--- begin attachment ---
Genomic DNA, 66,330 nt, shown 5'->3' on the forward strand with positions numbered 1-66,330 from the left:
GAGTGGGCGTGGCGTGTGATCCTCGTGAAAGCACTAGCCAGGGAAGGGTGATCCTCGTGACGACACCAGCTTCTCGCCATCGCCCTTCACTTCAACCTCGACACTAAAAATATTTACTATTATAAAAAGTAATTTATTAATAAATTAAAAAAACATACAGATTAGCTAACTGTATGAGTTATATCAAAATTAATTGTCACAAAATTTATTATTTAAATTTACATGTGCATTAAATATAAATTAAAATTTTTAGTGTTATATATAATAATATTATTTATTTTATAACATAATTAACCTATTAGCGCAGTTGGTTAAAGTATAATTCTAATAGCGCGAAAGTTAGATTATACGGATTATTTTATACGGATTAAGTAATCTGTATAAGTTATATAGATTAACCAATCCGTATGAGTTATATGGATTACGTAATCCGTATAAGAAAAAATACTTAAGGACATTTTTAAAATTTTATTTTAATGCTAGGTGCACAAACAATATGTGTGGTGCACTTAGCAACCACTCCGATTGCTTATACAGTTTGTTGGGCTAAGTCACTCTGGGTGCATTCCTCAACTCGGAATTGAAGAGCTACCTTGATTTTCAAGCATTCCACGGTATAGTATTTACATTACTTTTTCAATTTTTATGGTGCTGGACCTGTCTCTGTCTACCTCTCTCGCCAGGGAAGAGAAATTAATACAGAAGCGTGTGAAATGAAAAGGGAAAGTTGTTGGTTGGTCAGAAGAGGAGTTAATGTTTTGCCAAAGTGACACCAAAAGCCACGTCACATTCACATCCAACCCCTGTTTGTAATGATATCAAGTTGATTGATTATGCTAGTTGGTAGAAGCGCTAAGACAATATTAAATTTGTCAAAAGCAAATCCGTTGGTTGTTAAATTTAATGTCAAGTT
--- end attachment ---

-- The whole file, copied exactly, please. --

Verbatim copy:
Genomic DNA, 66,330 nt, shown 5'->3' on the forward strand with positions numbered 1-66,330 from the left:
GAGTGGGCGTGGCGTGTGATCCTCGTGAAAGCACTAGCCAGGGAAGGGTGATCCTCGTGACGACACCAGCTTCTCGCCATCGCCCTTCACTTCAACCTCGACACTAAAAATATTTACTATTATAAAAAGTAATTTATTAATAAATTAAAAAAACATACAGATTAGCTAACTGTATGAGTTATATCAAAATTAATTGTCACAAAATTTATTATTTAAATTTACATGTGCATTAAATATAAATTAAAATTTTTAGTGTTATATATAATAATATTATTTATTTTATAACATAATTAACCTATTAGCGCAGTTGGTTAAAGTATAATTCTAATAGCGCGAAAGTTAGATTATACGGATTATTTTATACGGATTAAGTAATCTGTATAAGTTATATAGATTAACCAATCCGTATGAGTTATATGGATTACGTAATCCGTATAAGAAAAAATACTTAAGGACATTTTTAAAATTTTATTTTAATGCTAGGTGCACAAACAATATGTGTGGTGCACTTAGCAACCACTCCGATTGCTTATACAGTTTGTTGGGCTAAGTCACTCTGGGTGCATTCCTCAACTCGGAATTGAAGAGCTACCTTGATTTTCAAGCATTCCACGGTATAGTATTTACATTACTTTTTCAATTTTTATGGTGCTGGACCTGTCTCTGTCTACCTCTCTCGCCAGGGAAGAGAAATTAATACAGAAGCGTGTGAAATGAAAAGGGAAAGTTGTTGGTTGGTCAGAAGAGGAGTTAATGTTTTGCCAAAGTGACACCAAAAGCCACGTCACATTCACATCCAACCCCTGTTTGTAATGATATCAAGTTGATTGATTATGCTAGTTGGTAGAAGCGCTAAGACAATATTAAATTTGTCAAAAGCAAATCCGTTGGTTGTTAAATTTAATGTCAAGTT